- Article I Section 9’s right to bail and right to Habeas Corpus;
- Article I Section 10’s right to a speedy pubic trial by an impartial jury, right to have the assistance of counsel, and the right to be free from deprivation of life, liberty, or property, unless by the judgment of peers;
- Article I Section 14’s right to be presumed innocent until pronounced guilty by the law;
- Article I Section 15’s right to a trial by Jury;
- Article I Section 18’s requirement that the military authority is subordinate to the civil authority.
As I mentioned at the beginning of this article, Congress passed this abomination and the president signed it. To my knowledge, there have been no significant legal challenges to the provisions of the 2012 NDAA.
However, there is hope. A number of states, including ultra-liberal California, have introduced legislation to nullify the more onerous provisions of the 2012 NDAA through the provisions of the Tenth Amendment.
The Tenth Amendment states:
“The powers not delegated to the United States by the Constitution, nor prohibited by it to the States, are reserved to the States respectively, or to the people.”
It is from this delineation of powers that the idea of nullification springs. The idea of nullification is not new. Nullification, the idea that the states can invalidate Federal laws, began with the Virginia and Kentucky Resolutions (1798 and 1799). Written by Thomas Jefferson and James Madison, the Virginia and Kentucky Resolutions sought to invalidate the Alien and Sedition Acts, a set of laws passed by Congress in 1798.
Of the four laws that made up the Alien and Sedition Acts, the Sedition Act concerned Madison and Jefferson the most as, contrary to the First Amendment to the Constitution it levied fines or imprisonment for individuals who criticized the government, Congress, or president in speech or print.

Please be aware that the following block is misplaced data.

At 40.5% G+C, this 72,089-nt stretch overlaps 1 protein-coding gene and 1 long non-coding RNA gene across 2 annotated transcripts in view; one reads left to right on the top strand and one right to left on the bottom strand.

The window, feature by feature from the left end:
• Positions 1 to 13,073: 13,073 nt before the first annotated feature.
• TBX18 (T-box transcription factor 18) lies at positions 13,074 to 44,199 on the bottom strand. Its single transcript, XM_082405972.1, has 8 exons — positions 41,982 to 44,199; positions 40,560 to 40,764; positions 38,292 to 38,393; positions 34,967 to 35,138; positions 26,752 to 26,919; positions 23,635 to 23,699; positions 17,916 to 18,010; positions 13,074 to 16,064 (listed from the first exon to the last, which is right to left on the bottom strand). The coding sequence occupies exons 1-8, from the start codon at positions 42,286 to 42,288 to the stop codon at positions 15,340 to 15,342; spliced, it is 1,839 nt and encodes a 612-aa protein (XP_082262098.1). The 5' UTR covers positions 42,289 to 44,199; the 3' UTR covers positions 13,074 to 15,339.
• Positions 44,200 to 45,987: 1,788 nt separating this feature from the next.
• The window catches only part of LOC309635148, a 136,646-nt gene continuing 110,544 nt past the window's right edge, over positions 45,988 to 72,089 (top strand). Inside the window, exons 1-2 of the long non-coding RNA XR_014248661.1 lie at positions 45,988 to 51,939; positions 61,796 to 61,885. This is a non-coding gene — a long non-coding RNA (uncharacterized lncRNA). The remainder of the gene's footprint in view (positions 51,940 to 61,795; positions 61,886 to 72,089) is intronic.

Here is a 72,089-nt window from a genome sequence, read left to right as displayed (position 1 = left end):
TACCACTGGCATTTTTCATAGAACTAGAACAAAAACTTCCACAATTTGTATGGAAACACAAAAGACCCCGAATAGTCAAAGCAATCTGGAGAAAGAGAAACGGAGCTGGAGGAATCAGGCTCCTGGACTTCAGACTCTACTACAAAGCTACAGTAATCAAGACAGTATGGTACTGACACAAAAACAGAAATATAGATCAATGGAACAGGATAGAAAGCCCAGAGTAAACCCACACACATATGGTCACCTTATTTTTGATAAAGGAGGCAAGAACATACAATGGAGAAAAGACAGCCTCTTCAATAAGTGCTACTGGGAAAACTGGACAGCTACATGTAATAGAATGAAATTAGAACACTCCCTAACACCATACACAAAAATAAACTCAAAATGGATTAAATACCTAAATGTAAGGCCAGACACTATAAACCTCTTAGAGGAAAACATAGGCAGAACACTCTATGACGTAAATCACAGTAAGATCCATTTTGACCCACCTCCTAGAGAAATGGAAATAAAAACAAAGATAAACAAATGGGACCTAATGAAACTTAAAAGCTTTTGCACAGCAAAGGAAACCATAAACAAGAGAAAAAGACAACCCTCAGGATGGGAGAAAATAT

In the pre-Civil War era, states used nullification to negate the Fugitive Slave Act of 1850. The Fugitive Slave Act stated that any black who was determined to be more than a certain number of miles from his home was considered a fugitive and could be thrown in jail without the benefit of the right to Habeas Corpus, a trial, or to even give testimony in his own defense. The law forced citizens to help federal “commissioners” capture runaway slaves. In addition, a captured runaway could not testify on his own behalf and was not entitled to a court trial.
A number of states in the North responded to this attack on the Constitution by passing personal liberty laws. These laws nullified the Fugitive Slave Act by making it all but impossible to enforce, guaranteeing due process rights for accused runaways, extending Habeas Corpus, provided for jury trials, and harshly punishing false testimony.
In Part 2 of this post I will explain the choice California has to exercise “the rightful remedy” to protect its citizens from the unconstitutional attack on their liberties contained within the 2012 NDAA.
“Whensoever the general government assumes undelegated powers … a nullification of the act is the rightful remedy.” Thomas Jefferson: The Kentucky Resolution, 1798